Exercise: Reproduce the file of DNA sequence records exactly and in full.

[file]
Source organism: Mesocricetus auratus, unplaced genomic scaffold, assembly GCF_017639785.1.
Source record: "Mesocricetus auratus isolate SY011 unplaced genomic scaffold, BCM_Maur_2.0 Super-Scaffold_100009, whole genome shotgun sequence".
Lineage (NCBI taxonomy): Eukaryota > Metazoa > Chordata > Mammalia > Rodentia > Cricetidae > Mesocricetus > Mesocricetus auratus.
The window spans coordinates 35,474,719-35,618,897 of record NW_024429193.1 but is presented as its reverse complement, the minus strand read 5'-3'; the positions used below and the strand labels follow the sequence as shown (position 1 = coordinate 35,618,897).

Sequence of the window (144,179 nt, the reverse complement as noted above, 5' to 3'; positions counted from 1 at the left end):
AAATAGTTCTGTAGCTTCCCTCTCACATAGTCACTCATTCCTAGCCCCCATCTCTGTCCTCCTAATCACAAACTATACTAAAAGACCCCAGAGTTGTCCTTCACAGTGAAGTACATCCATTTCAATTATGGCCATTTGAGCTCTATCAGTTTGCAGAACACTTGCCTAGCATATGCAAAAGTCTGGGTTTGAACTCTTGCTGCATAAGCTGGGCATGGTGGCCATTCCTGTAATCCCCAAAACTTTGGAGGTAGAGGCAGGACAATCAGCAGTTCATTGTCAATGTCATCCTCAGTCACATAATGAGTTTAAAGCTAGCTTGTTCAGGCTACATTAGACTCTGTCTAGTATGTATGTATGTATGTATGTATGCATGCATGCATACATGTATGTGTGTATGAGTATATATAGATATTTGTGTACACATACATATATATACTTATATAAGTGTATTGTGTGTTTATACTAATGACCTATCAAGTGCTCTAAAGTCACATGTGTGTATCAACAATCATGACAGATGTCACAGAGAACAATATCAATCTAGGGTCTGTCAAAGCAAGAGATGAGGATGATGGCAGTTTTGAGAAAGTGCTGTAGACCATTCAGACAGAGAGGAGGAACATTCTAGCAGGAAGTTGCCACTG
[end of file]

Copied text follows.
Source organism: Mesocricetus auratus, unplaced genomic scaffold, assembly GCF_017639785.1.
Source record: "Mesocricetus auratus isolate SY011 unplaced genomic scaffold, BCM_Maur_2.0 Super-Scaffold_100009, whole genome shotgun sequence".
Lineage (NCBI taxonomy): Eukaryota > Metazoa > Chordata > Mammalia > Rodentia > Cricetidae > Mesocricetus > Mesocricetus auratus.
The window spans coordinates 35,474,719-35,618,897 of record NW_024429193.1 but is presented as its reverse complement, the minus strand read 5'-3'; the positions used below and the strand labels follow the sequence as shown (position 1 = coordinate 35,618,897).

Sequence of the window (144,179 nt, the reverse complement as noted above, 5' to 3'; positions counted from 1 at the left end):
AAATAGTTCTGTAGCTTCCCTCTCACATAGTCACTCATTCCTAGCCCCCATCTCTGTCCTCCTAATCACAAACTATACTAAAAGACCCCAGAGTTGTCCTTCACAGTGAAGTACATCCATTTCAATTATGGCCATTTGAGCTCTATCAGTTTGCAGAACACTTGCCTAGCATATGCAAAAGTCTGGGTTTGAACTCTTGCTGCATAAGCTGGGCATGGTGGCCATTCCTGTAATCCCCAAAACTTTGGAGGTAGAGGCAGGACAATCAGCAGTTCATTGTCAATGTCATCCTCAGTCACATAATGAGTTTAAAGCTAGCTTGTTCAGGCTACATTAGACTCTGTCTAGTATGTATGTATGTATGTATGTATGCATGCATGCATACATGTATGTGTGTATGAGTATATATAGATATTTGTGTACACATACATATATATACTTATATAAGTGTATTGTGTGTTTATACTAATGACCTATCAAGTGCTCTAAAGTCACATGTGTGTATCAACAATCATGACAGATGTCACAGAGAACAATATCAATCTAGGGTCTGTCAAAGCAAGAGATGAGGATGATGGCAGTTTTGAGAAAGTGCTGTAGACCATTCAGACAGAGAGGAGGAACATTCTAGCAGGAAGTTGCCACTG